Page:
Earlier this year, Simon opened up The Pancake Kitchen, a pancake house at the new multi-million pound development at Seaham Harbour in County Durham. “I’d always wanted my own business and had grown increasingly frustrated by a lack of career progression, so I started developing my idea in my last job,” Simon told BQ.
The Harbour location is an unusual one. It was built in the early nineteenth century to transport coal from neighbouring mines. Mining dominated the landscape for almost 150 years, and when the pits finally closed in 1992 the area was severely affected.
Local communities and councils have worked hard on the transformation, and in 2013 the Marina and surrounding area saw significant investment and the Waterside commercial development opened. It now houses the Pancake Kitchen alongside Harbour Yarns, Nicey Icey, the Lookout Cafe and the heritage centre.
So what’s important to the Pancake House, what makes it different to other eateries on the developing Seaham seafront? “We use top quality local suppliers and produce a premium product, with everything we make being made in-house, cooked to order,” he said.
“Whilst there are plenty of cafes in and around Seaham, there is nothing like the Pancake Kitchen.
"We have a niche that is unique and interesting and we’re finding more and more people are buying into the idea that pancakes can be eaten more than once a year.
"So far we have had extremely positive feedback on our social media sites and from customers in-store.”
The Pancake Kitchen is funded by investment from Simon and his family, a move which always makes the stakes feel incredibly high. Before starting up he took on some unpaid work experience which helped him to be confident that his idea was the right one, and that his batter had legs, so to speak.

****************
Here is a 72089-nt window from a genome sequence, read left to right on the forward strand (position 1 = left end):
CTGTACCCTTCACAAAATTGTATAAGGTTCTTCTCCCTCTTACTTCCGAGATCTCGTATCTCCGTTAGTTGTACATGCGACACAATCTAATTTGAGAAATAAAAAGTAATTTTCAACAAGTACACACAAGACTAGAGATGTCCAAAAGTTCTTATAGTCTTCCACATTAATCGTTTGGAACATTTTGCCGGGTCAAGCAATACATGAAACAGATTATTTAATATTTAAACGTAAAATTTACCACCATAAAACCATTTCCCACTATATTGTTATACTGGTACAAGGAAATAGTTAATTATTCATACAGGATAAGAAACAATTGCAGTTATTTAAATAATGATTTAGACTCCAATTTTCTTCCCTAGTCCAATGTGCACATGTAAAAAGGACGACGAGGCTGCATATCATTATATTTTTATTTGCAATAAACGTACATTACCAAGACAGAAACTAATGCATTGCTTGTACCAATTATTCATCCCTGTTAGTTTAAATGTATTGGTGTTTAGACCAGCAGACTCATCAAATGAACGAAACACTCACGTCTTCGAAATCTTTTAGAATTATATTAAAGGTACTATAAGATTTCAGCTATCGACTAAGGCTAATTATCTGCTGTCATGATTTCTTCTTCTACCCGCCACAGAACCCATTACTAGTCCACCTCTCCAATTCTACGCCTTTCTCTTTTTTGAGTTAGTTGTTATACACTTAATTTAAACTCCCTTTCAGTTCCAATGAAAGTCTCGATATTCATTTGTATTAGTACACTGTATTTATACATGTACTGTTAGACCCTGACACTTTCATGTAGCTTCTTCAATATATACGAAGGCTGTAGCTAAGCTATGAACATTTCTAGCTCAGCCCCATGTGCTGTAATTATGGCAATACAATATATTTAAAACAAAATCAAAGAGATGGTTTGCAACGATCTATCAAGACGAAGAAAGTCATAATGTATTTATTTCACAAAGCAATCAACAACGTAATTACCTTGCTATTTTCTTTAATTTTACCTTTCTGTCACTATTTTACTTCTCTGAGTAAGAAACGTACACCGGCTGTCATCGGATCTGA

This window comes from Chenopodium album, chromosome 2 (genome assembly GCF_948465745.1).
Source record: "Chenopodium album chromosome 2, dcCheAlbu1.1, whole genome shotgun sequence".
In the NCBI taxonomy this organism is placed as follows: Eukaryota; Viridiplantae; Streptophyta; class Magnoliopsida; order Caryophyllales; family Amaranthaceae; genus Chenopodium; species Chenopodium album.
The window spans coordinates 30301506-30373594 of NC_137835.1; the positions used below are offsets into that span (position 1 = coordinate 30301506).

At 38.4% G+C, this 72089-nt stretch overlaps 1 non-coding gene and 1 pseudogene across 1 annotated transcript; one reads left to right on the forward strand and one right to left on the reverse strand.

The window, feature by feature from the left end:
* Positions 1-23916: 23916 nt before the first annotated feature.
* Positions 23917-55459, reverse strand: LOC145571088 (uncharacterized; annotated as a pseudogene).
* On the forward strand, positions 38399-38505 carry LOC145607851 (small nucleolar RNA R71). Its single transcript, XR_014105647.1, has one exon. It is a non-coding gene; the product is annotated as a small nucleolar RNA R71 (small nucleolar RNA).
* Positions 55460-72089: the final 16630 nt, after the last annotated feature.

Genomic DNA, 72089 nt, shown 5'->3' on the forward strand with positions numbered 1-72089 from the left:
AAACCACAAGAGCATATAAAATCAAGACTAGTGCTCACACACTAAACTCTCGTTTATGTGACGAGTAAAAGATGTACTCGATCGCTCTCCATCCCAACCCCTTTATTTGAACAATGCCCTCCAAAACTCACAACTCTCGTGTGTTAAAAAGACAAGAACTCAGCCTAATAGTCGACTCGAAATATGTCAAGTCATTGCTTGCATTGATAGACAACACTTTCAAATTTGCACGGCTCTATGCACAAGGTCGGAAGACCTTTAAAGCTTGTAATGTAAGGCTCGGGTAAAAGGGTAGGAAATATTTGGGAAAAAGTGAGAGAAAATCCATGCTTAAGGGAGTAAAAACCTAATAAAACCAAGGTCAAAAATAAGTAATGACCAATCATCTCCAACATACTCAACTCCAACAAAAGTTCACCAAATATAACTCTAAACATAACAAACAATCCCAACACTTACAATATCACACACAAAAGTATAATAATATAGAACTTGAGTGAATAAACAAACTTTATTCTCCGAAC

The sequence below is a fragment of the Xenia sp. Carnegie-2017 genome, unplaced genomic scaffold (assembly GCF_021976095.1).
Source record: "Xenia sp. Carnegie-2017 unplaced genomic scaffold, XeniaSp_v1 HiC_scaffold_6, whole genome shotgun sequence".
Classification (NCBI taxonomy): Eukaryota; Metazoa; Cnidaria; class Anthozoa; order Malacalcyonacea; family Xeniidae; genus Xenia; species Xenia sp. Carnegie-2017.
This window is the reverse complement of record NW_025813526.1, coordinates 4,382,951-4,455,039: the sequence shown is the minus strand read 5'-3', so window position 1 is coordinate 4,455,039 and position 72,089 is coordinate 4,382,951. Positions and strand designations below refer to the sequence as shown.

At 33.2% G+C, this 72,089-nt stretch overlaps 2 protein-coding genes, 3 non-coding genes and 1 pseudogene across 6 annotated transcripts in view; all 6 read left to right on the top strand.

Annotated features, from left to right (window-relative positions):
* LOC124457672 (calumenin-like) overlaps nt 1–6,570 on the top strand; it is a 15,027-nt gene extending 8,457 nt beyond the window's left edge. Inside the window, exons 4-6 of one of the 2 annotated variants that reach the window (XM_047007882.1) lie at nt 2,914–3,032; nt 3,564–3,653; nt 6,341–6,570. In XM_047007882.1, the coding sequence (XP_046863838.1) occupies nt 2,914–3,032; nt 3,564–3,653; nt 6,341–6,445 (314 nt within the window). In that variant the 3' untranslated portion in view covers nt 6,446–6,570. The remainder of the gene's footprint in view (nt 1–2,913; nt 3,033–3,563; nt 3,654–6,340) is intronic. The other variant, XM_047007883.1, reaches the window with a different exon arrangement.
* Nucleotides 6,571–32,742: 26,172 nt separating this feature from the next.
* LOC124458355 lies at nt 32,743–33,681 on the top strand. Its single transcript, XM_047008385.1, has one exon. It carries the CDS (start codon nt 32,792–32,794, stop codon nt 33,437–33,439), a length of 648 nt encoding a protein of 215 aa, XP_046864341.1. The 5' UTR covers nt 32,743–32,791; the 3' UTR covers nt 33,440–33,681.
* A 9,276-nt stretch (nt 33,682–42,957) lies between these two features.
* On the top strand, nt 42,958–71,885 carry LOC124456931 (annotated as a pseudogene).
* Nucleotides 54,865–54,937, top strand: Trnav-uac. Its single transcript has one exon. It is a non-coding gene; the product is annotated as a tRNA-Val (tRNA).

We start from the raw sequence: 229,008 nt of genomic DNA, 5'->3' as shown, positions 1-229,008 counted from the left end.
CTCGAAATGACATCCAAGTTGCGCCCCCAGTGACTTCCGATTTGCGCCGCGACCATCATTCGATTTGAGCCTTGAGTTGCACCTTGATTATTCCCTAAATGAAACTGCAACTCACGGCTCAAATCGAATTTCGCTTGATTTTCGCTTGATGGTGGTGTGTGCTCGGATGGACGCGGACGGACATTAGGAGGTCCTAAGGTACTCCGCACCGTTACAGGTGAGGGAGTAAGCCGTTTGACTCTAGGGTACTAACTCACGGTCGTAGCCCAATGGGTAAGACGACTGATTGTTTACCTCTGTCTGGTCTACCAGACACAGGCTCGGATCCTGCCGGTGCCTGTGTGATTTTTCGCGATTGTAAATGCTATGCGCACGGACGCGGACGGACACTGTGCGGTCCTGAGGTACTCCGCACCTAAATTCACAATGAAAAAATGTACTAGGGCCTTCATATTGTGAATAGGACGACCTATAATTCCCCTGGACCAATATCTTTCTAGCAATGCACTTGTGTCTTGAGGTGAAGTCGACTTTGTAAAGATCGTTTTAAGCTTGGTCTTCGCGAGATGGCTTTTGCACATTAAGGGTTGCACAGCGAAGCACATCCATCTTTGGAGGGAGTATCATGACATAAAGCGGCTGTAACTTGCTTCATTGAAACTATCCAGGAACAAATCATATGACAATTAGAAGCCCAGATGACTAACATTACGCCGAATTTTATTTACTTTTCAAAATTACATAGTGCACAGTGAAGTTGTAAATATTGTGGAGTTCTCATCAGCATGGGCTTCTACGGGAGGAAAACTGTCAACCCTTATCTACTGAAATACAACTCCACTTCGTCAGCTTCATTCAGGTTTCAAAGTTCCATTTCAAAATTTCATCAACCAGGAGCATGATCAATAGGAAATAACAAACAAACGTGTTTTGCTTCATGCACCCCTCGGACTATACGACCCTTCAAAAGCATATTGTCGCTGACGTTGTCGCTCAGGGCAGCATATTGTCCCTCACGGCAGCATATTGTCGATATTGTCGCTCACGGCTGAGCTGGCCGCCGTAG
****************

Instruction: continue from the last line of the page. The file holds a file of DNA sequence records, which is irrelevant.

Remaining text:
“The biggest challenge has been staffing and rotas. Recruiting the correct staff for the needs of the business was a challenge. Actually getting positions advertised in the right places was difficult,” Simon says, echoing the story that others in retail businesses share.
So has it been worth it, so far? “[I love] being your own boss, taking on a completely new challenge and being involved and responsible for the start, middle and end of every decision.”
But every silver lining also has a cloud, he says. “Workload... there is a huge amount of work involved in the planning phase alone, before putting anything into practise.
"Then once you have started up, you need to keep on top of the workload, as once you’re behind it can be difficult to catch up.”
There’s no ‘going home’ when it’s your own business, and as Simon is learning, keeping the work-life balance in order is a vital part of keeping your sanity in the world of self employment.
But when it’s your passion and you’ve worked hard to make it happen, as in Simon’s case, then you take the rough with the smooth.
Simon has gentle aspirations of opening further locations in the future, but not getting ahead of himself, his focus right now is on making the Pancake House all that it can be, and teaching his potential customers that there’s a lot more to them than just lemon juice and syrup.